Collector Series: Ross Hamilton’s train models
Ross Hamilton gives us a rare peek into his specially-built room where his collection of over 20 steam engine train models reside.
Once upon a time, steam-engine trains were the masters of speed that connected people and places across hundreds, even thousands, of kilometres like no other mode of transport can. So fascinated by their speed and power is Ross Hamilton, director of Asas Engineering, that today, he has amassed a collection of rail models and built to scale his favourite train station in the UK to continue reveling in their magnificence in an era when most of them have been phased out.
“Some people like cars, I like trains,” he tells matter-of-factly. “I like the power of it.”
It all started on Chistmas morning when he was 6 years old. He came skipping down from his room to a little train chugging along a track that circled the living room. Train models have enchanted him eversince and today, while he has progressed to more elaborate, more detailed models with equally bigger pricetags, the root of his passion remains the same.
“These are machines that ploughed through lands at over 100km/h in 1932,” he recalls affectionately. “Unlike cars, the designers of these trains could not incorporate wind tails, they couldn’t test to see how streamlined the trains were, yet here is the fastest mode of land transport.”
In this exclusive interview, he lets Malaysia Tatler take a rare peek into his specially-built room where his collection resides.
A small glimpse of youth
Over the past 30 years, Hamilton has collected over 20 train models, a mix of the N-gauge, 00-gauge and 0-gauge variety. He has also built a model of his favourite train station in the UK – the one in Berwick Upon Tweed – that spans across a workspace of approximately 10x5feet, with tracks that lead outside to circle his garden. It comes complete with homes, buildings and bridges, decorated with immense realism of trees, fish in the ponds and a pony grazing in the field.
“This is a town where my grandmother used to take us on holiday,” he gestures proudly to the mini town before him. “This is the exact model done to scale of the place. If you go to Berwick, you will see everything here. It is my favourite railway station and a childhood dream to have something from my youth to have now.” (swipe left for next page)
More than just a hobby
It is a space Hamilton has poured his heart and soul into. “When I first started, I can spend 2-3 nights a week in here,” he divulges. “I’ve spent the night, I’ve spent entire days. You lose track of the time when you enjoy your hobby so much.”
Things weren’t always so pretty either. He has had to re-do many aspects of it due to a lack of planning and a small fickle-mindedness on his end.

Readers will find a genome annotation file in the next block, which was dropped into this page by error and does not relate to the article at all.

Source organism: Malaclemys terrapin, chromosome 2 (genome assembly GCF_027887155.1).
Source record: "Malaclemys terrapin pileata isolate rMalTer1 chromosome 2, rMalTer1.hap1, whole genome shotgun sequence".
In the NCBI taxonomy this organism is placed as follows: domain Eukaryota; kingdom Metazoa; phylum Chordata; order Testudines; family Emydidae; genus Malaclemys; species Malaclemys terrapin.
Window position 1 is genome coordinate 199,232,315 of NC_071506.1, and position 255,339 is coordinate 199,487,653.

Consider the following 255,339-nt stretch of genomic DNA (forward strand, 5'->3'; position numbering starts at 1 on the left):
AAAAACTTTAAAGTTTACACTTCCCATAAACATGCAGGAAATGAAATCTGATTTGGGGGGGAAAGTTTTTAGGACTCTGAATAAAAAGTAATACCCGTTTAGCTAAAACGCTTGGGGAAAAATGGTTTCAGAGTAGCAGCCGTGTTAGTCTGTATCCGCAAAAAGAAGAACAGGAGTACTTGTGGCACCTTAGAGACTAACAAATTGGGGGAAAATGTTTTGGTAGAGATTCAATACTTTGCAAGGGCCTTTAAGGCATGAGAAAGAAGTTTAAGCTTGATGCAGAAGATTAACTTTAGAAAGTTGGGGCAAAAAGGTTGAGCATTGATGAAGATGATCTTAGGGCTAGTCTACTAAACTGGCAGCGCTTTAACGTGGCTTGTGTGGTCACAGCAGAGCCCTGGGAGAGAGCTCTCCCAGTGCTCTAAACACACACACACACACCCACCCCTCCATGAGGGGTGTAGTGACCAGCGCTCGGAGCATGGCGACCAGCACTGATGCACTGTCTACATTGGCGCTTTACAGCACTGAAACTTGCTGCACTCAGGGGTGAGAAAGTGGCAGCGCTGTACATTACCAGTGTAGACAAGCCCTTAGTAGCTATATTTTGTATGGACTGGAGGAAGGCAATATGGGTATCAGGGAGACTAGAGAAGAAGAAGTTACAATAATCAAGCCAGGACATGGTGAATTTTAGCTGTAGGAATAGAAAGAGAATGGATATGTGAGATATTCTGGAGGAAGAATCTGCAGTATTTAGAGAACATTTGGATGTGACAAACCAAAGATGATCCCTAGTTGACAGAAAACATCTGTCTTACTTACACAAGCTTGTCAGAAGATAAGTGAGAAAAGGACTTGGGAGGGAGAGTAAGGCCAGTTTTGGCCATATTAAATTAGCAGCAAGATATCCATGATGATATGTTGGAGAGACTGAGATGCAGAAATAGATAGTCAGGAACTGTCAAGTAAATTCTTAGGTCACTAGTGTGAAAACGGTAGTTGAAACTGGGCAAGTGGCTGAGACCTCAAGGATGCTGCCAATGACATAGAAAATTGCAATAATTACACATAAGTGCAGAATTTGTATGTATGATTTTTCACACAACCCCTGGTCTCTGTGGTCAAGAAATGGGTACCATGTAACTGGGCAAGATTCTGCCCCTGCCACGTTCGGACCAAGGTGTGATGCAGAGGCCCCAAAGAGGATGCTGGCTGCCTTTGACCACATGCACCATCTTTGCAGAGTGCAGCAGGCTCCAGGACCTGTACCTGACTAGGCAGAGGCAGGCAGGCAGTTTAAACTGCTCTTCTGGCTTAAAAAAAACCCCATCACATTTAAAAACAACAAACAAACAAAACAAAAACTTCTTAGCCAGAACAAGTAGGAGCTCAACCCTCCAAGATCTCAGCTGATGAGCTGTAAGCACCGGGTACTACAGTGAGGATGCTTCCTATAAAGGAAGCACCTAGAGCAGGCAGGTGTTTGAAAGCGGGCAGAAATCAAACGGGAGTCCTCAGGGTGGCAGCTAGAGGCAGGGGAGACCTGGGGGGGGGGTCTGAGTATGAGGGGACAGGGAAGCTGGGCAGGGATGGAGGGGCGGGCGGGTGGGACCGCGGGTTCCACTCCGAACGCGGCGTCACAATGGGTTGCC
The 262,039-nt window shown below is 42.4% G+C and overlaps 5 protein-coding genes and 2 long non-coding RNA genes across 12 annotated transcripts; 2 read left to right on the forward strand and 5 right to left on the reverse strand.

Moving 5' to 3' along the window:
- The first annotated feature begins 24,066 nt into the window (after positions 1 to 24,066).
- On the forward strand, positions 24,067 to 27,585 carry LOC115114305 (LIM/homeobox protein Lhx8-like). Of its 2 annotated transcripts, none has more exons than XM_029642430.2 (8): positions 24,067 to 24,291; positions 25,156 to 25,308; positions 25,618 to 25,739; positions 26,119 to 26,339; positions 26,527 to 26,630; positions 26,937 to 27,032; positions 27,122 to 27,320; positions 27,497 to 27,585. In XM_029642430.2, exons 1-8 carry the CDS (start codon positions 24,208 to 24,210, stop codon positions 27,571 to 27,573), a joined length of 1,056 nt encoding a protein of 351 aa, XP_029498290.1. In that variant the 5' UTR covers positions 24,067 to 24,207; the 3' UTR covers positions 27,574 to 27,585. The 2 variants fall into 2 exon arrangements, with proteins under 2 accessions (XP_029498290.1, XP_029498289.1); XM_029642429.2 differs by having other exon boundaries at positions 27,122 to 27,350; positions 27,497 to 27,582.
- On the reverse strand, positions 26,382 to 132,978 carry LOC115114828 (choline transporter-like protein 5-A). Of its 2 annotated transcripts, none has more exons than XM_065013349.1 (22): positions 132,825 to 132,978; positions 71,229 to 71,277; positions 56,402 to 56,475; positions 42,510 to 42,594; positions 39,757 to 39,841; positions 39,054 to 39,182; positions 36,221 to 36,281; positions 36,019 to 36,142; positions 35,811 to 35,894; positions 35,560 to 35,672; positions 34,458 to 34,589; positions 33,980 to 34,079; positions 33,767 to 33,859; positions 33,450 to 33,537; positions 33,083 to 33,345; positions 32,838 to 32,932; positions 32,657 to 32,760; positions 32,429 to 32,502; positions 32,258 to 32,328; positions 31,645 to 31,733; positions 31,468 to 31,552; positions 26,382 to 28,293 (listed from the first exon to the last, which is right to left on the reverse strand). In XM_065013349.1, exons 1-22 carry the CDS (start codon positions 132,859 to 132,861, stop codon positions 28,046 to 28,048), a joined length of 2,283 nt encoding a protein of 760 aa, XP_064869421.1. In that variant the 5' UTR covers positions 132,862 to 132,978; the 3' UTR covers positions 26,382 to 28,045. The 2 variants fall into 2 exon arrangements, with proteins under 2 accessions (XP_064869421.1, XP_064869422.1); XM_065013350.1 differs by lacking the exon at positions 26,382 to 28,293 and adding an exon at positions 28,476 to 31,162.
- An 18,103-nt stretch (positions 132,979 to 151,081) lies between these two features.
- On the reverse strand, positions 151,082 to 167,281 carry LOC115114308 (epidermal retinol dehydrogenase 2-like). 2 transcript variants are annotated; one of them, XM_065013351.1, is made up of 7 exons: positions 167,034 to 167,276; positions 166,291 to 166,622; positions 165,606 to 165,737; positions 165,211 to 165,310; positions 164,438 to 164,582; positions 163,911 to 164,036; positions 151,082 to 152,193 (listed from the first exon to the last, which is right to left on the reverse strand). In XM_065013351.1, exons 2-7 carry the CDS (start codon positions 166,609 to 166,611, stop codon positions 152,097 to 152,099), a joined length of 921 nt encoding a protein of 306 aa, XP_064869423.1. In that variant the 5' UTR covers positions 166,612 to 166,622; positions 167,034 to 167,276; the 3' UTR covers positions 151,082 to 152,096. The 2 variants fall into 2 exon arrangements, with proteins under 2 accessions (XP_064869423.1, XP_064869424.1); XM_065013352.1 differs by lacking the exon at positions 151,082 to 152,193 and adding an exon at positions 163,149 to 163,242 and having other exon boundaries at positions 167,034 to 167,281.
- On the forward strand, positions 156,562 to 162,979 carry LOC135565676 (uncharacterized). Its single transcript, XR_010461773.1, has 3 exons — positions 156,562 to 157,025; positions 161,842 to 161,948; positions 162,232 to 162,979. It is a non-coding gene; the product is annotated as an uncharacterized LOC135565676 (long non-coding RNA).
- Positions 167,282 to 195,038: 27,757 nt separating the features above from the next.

“I started out a little haphazard,” he admits with a chuckle. “I had to rip it up again because due to a lack of planning, I ran out of space. Everything has got to be in scale. It’s not easy because you have to fit something this elaborate into such a limited space.” (swipe left for next page)
They aren’t toys
The first thing one needs to understand about train models is that they are costly investments that require a lot of time and care (not to mention cost) to obtain. Creating the perfect environment for them so you can witness them run in their full glory is even more so.
“People think these are toys, but they aren’t,” Hamilton emphasises.
Each of his trains are hand-built and are obtainable only from the UK, where a dying breed of crafters painstakingly put them together down to the last detail. They can easily cost 3 times more than the generic mass-produced ones, due to the realism of each.
“There’s something majestic about it: the shape, the colours, the little details,” Hamilton points out. “Look at all the seats inside the carriages. And the noise that they make is very similar to the actual train.” (swipe left for next page)
Just like the real thing
Picking one up proved to us that it is heavy and incredibly solid to the touch.
“It’s heavy to stay true to realism,” explains Hamilton. “The heavier they are, the better they stick to the track, and the better they can pull carriages.”
A 12-volt electrical motor, fed with electricity from the rails by means of the wheels, powers each train. The direction in which the train heads and how fast can all be controlled via a grid that Hamilton himself wired and set up. He gleefully shares that he can have 2-3 trains running at once with his set.
“I get great enjoyment out of seeing them running,” he shares. “It’s just this amazing feeling, after putting in so much effort and seeing it working. The end result is the real beauty.” (swipe left for next page)
A step back in time
Over the decades, many steam engine trains have been replaced with faster, more efficient electrical trains. Hamilton holds on tight to his models as a way to relive one of his favourite times of life – when he still saw the world with the innocence of youth and things still had a human touch.
“The new bullet trains don’t have the character of these steam engine trains,” he says. “They’re nice, they’re efficient, streamlined. As an engineer, I can appreciate the working of it, but they don’t hold any interest to me. They don’t have the character.”
“I suppose it’s the era where I was brought up that makes me so fond of steam engines. To me this is my era.”
Check out one of the models in action:
(Video: Ross Hamilton)
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